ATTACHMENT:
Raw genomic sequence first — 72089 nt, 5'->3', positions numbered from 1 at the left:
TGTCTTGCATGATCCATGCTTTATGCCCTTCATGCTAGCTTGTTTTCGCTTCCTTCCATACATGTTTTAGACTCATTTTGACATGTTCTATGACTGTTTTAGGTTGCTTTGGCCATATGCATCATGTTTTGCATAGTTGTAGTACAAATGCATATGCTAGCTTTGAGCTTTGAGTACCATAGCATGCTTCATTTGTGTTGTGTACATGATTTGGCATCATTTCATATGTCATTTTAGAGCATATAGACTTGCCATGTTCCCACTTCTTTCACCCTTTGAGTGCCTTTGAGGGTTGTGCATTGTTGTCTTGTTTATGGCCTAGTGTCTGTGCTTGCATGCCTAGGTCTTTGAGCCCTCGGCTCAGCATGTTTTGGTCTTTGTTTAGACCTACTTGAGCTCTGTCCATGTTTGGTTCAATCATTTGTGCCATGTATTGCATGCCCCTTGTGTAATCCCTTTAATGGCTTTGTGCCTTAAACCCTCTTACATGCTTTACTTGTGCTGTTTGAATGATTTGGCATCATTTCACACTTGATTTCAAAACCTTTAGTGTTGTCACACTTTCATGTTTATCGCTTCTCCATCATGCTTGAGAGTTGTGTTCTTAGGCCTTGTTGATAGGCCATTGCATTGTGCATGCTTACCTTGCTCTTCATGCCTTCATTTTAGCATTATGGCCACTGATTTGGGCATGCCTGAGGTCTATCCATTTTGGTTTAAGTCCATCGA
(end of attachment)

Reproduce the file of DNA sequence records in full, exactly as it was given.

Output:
Raw genomic sequence first — 72089 nt, 5'->3', positions numbered from 1 at the left:
TGTCTTGCATGATCCATGCTTTATGCCCTTCATGCTAGCTTGTTTTCGCTTCCTTCCATACATGTTTTAGACTCATTTTGACATGTTCTATGACTGTTTTAGGTTGCTTTGGCCATATGCATCATGTTTTGCATAGTTGTAGTACAAATGCATATGCTAGCTTTGAGCTTTGAGTACCATAGCATGCTTCATTTGTGTTGTGTACATGATTTGGCATCATTTCATATGTCATTTTAGAGCATATAGACTTGCCATGTTCCCACTTCTTTCACCCTTTGAGTGCCTTTGAGGGTTGTGCATTGTTGTCTTGTTTATGGCCTAGTGTCTGTGCTTGCATGCCTAGGTCTTTGAGCCCTCGGCTCAGCATGTTTTGGTCTTTGTTTAGACCTACTTGAGCTCTGTCCATGTTTGGTTCAATCATTTGTGCCATGTATTGCATGCCCCTTGTGTAATCCCTTTAATGGCTTTGTGCCTTAAACCCTCTTACATGCTTTACTTGTGCTGTTTGAATGATTTGGCATCATTTCACACTTGATTTCAAAACCTTTAGTGTTGTCACACTTTCATGTTTATCGCTTCTCCATCATGCTTGAGAGTTGTGTTCTTAGGCCTTGTTGATAGGCCATTGCATTGTGCATGCTTACCTTGCTCTTCATGCCTTCATTTTAGCATTATGGCCACTGATTTGGGCATGCCTGAGGTCTATCCATTTTGGTTTAAGTCCATCGA